Greeves was further commissioned to measure the Stray and the slips on the sides of the roads which lay within the Improvement Commissioners' area, a work he did not complete until early January, 1843 when he recorded that the Stray contained 201 acres and 3.91 roods, and that the slip roads contained 19 acres 2.22 roods. making a total of 221 acres, 2.13 roods.

If the Stray Committee had been a little more forthcoming about the nature of these "sales' of slips of the Stray to various frontagers much public disquiet over the rest of the century and indeed into the third decade of the 20th century could have been avoided. It was a condition of any encroachment whether for a garden or an approach path that it should never be built on. Greeves himself had a cellar excavated at his home, Granby Cottage, which was to cause him endless trouble since the work was sloppily done. The cellar flooded, notably during the rainy Spring and Summer of 1845. The cellar door intruded into the Stray and for this he contracted to pay a mere 2s. 6d. rent a year on the condition that the agreement could be terminated at any time on three months' notice.

There can be no doubt that wherever the encroachments were for front gardens most of these ultimately were returned to the Stray proper. It is enough simply to look at the Stray in High Harrogate to see that there are few such encroachments now. Indeed, as time went on, the roads and paths built on or across the Stray whether for private convenience or public use, have all come to be regarded as public paths and roads. Moreover, the acreage they took from the greensward have amounted to far more than was ever taken, temporarily as the event proved, for frontagers' gardens.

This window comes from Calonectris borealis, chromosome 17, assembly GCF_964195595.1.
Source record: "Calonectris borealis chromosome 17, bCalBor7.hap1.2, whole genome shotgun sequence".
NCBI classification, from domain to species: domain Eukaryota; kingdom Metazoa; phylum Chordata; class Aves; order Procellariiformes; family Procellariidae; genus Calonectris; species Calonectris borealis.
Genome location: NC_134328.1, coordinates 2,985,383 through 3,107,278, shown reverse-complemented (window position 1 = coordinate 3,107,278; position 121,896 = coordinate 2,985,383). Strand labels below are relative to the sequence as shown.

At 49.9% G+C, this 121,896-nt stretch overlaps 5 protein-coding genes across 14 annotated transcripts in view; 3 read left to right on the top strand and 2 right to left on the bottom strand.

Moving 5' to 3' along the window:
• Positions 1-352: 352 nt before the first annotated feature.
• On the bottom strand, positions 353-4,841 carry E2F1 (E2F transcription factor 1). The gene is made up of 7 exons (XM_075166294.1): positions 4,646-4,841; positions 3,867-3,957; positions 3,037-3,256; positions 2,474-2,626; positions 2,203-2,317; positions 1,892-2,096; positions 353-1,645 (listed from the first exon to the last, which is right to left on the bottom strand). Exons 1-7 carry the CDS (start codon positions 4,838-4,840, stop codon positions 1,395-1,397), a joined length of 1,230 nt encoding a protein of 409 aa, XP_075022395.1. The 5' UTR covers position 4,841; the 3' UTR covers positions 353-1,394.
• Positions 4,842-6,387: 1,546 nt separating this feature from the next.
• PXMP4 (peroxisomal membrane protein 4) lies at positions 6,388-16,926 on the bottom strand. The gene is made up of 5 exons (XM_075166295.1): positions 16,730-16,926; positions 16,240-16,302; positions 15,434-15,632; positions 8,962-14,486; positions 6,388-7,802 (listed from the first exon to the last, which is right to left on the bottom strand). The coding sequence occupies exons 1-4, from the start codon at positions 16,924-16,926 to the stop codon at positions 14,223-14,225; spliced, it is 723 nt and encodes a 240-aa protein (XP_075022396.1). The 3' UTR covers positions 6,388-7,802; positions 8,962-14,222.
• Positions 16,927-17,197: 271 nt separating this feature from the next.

So much for the first phase of the controversial subject of "sales" of Stray land. The £171 l0s.6d. received in 1842-43 following Greeves's survey of encroachments was a godsend to the Stray Committee since it obviated the need to borrow further or extend the loan of £500 for improvements. The second phase, in the year 1843-44 was really no more than a completion of the process of tidying up past encroachments and agreeing on some new sales which amounted all told to a mere £20 5s. That, with the exception of an agreement with the Improvement Commissioners for the provision of a roadway in front of the Crown Hotel which cost the ratepayers £60 towards the end of the 1840s, was the end of sales of Stray land. This useful source of revenue having run out, it was necessary for the Stray Committee to look for another source.